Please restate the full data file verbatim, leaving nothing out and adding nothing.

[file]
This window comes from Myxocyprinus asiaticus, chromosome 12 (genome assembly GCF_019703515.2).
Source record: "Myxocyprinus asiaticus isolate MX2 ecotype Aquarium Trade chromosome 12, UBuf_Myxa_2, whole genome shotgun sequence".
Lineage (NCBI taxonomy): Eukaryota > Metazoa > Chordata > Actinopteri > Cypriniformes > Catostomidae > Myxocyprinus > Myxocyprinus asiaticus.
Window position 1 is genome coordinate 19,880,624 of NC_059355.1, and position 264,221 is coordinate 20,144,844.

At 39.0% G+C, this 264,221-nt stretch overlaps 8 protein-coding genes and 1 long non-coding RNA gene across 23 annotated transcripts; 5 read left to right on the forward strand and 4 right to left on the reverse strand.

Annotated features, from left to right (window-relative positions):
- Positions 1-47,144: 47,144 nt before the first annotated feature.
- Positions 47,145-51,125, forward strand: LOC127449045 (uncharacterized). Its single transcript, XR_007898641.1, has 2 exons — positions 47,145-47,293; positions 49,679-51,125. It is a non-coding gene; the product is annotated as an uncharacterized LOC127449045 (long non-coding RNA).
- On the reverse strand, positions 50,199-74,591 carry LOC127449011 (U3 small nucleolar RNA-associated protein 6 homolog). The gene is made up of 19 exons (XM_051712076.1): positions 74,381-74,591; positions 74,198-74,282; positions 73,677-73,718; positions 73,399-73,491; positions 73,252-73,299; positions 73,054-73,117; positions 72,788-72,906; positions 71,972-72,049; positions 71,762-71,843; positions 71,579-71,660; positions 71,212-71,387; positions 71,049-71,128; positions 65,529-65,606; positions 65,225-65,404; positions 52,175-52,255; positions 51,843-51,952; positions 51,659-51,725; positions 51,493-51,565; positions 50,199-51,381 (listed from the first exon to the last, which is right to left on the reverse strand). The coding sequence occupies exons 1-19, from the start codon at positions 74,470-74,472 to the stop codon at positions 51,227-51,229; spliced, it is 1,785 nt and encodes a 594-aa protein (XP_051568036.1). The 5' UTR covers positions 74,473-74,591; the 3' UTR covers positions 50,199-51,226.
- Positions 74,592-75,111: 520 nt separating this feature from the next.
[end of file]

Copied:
This window comes from Myxocyprinus asiaticus, chromosome 12 (genome assembly GCF_019703515.2).
Source record: "Myxocyprinus asiaticus isolate MX2 ecotype Aquarium Trade chromosome 12, UBuf_Myxa_2, whole genome shotgun sequence".
Lineage (NCBI taxonomy): Eukaryota > Metazoa > Chordata > Actinopteri > Cypriniformes > Catostomidae > Myxocyprinus > Myxocyprinus asiaticus.
Window position 1 is genome coordinate 19,880,624 of NC_059355.1, and position 264,221 is coordinate 20,144,844.

At 39.0% G+C, this 264,221-nt stretch overlaps 8 protein-coding genes and 1 long non-coding RNA gene across 23 annotated transcripts; 5 read left to right on the forward strand and 4 right to left on the reverse strand.

Annotated features, from left to right (window-relative positions):
- Positions 1-47,144: 47,144 nt before the first annotated feature.
- Positions 47,145-51,125, forward strand: LOC127449045 (uncharacterized). Its single transcript, XR_007898641.1, has 2 exons — positions 47,145-47,293; positions 49,679-51,125. It is a non-coding gene; the product is annotated as an uncharacterized LOC127449045 (long non-coding RNA).
- On the reverse strand, positions 50,199-74,591 carry LOC127449011 (U3 small nucleolar RNA-associated protein 6 homolog). The gene is made up of 19 exons (XM_051712076.1): positions 74,381-74,591; positions 74,198-74,282; positions 73,677-73,718; positions 73,399-73,491; positions 73,252-73,299; positions 73,054-73,117; positions 72,788-72,906; positions 71,972-72,049; positions 71,762-71,843; positions 71,579-71,660; positions 71,212-71,387; positions 71,049-71,128; positions 65,529-65,606; positions 65,225-65,404; positions 52,175-52,255; positions 51,843-51,952; positions 51,659-51,725; positions 51,493-51,565; positions 50,199-51,381 (listed from the first exon to the last, which is right to left on the reverse strand). The coding sequence occupies exons 1-19, from the start codon at positions 74,470-74,472 to the stop codon at positions 51,227-51,229; spliced, it is 1,785 nt and encodes a 594-aa protein (XP_051568036.1). The 5' UTR covers positions 74,473-74,591; the 3' UTR covers positions 50,199-51,226.
- Positions 74,592-75,111: 520 nt separating this feature from the next.